His rival, belonged to the Beaufort family, who were distant cousins of King Henry. Illegitimate, the Beauforts had been made legitimate by an Act of Parliament but were barred from the line of succession to the throne. However, there was always the possibility that this could be circumvented and the Beaufort line produced King Henry VII and the Tudor dynasty. York was appointed Lieutenant of Ireland exiling him from court, while Somerset increased his influence over the King. In 1452, York marched on London in an attempt to force Henry to dismiss Somerset from the government, but at this stage he lacked support and was forced to swear not to take arms against the King at Old St Paul's Cathedral. In 1453, Henry VI suffered a complete mental breakdown; the Great Council of peers appointed York Lord Protector and he governed the country responsibly, but Henry recovered his sanity after eighteen months and restored Somerset to favour. During Henry's madness his Queen, Margaret of Anjou, had given birth to a son, which dashed York's hopes of becoming king if Henry died.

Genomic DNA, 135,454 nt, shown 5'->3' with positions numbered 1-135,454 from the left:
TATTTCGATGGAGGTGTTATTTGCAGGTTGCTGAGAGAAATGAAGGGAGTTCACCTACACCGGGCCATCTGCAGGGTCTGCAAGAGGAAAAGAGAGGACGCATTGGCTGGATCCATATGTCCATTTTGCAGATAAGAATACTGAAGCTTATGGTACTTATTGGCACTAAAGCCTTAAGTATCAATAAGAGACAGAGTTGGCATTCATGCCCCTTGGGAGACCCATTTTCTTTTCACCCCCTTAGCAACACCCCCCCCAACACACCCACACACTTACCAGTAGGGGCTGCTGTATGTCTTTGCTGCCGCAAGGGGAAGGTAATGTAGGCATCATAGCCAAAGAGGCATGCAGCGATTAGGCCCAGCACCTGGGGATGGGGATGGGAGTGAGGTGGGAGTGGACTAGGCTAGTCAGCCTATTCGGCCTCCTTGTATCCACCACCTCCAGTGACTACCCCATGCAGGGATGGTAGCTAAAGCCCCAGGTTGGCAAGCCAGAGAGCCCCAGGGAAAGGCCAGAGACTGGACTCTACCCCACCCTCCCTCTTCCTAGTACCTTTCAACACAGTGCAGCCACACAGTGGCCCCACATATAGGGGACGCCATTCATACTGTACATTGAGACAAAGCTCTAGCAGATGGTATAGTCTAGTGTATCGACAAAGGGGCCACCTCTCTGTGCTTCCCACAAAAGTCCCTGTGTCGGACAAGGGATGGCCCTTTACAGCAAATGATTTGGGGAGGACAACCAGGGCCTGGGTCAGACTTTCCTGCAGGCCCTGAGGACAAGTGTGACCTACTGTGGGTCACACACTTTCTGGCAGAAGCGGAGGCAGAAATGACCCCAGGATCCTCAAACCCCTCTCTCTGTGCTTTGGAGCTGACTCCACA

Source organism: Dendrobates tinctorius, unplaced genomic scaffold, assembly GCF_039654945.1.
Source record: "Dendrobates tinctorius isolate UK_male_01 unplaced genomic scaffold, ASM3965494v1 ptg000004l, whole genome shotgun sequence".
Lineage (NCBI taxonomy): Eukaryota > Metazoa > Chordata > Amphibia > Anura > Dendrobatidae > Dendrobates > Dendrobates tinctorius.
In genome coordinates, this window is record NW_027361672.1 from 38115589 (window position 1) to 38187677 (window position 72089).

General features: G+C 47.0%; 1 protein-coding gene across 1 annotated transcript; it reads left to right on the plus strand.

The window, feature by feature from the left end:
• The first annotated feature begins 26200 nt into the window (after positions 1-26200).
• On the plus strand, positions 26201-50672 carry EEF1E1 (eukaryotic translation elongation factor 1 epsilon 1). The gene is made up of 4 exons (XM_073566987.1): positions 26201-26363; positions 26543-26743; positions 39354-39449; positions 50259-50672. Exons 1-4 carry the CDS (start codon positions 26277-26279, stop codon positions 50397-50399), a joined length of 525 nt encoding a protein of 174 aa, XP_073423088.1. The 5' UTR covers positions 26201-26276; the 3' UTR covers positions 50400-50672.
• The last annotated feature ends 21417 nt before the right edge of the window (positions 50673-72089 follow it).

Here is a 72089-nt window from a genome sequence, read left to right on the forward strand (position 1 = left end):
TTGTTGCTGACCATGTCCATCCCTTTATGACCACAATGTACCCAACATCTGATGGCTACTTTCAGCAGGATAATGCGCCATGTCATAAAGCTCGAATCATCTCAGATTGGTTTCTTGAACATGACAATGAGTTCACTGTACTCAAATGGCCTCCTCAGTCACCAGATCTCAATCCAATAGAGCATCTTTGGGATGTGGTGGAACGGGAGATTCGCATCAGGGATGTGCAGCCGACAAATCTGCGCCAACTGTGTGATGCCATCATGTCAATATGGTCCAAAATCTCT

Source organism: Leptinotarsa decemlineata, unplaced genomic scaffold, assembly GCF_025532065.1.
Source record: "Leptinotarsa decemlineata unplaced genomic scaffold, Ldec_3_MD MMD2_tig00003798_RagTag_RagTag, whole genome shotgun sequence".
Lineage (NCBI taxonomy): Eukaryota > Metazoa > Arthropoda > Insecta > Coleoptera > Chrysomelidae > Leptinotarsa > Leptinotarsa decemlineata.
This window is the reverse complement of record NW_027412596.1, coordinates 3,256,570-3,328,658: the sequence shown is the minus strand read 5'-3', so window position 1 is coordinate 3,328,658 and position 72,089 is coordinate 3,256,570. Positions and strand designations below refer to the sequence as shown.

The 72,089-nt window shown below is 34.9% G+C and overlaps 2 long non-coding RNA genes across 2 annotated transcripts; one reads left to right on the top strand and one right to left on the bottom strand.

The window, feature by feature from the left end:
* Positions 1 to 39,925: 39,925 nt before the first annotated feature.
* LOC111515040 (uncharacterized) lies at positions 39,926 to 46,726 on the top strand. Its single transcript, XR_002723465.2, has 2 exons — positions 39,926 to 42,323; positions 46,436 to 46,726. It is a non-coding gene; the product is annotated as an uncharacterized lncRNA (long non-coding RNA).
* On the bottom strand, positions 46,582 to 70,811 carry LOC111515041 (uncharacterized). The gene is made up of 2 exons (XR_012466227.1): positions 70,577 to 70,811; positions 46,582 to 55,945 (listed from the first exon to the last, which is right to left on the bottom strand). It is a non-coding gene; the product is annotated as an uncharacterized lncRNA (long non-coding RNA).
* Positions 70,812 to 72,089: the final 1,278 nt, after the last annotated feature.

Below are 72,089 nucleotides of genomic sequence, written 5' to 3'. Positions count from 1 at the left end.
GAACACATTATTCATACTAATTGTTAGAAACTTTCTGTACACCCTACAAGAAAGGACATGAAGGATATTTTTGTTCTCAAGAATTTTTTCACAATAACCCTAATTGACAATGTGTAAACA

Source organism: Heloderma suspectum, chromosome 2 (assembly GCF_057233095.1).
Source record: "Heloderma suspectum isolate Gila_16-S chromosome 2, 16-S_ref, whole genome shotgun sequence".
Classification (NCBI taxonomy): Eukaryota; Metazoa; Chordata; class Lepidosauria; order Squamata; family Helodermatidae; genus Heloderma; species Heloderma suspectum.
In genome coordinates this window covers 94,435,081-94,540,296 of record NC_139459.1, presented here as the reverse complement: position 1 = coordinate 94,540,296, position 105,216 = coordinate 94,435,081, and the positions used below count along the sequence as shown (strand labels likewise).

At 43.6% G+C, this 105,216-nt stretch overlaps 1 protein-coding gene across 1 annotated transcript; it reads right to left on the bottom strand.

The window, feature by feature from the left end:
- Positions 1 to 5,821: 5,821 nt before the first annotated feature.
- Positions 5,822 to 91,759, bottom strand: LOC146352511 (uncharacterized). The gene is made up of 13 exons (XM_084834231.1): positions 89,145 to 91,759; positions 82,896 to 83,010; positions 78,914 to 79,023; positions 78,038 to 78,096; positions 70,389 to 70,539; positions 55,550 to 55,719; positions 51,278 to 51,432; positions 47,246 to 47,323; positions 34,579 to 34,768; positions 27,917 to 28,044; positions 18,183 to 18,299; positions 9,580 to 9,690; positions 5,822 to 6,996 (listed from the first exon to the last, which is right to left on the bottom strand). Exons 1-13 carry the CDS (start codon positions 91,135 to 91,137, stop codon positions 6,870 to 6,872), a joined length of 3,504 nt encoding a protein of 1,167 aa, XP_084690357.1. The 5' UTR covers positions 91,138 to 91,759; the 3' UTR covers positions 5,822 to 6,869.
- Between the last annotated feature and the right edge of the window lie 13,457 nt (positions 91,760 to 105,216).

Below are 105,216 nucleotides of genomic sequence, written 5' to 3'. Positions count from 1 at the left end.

Fearing arrest for treason and his most prominent allies, the Nevilles resorted to armed force in 1455. At the First Battle of St Albans, many of York's and Salisbury's rivals and enemies were killed, including Somerset, the Earl of Northumberland and Lord Clifford. After the battle, York reaffirmed his loyalty to King Henry, found abandoned in a shop in the town, he was reappointed Lord Lieutenant of Ireland. Margaret of Anjou suspected York of wishing to supplant her infant son, Edward, as Henry's successor, the heirs of the Lancastrian nobles who were killed at St Albans remained at deadly feud with York. After an uneasy peace during which attempts at reconciliation failed, hostilities broke out again in 1459. Richard of York once again feared indictment for rebellion by a Great Council dominated by his opponents, he and the Nevilles concentrated their forces near York's stronghold at Ludlow Castle in the Welsh Marches but at the confrontation with the royal army which became known as the Battle of Ludford, some of Warwick's contingent from the garrison of Calais, led by experienced captain Andrew Trollope, defected overnight.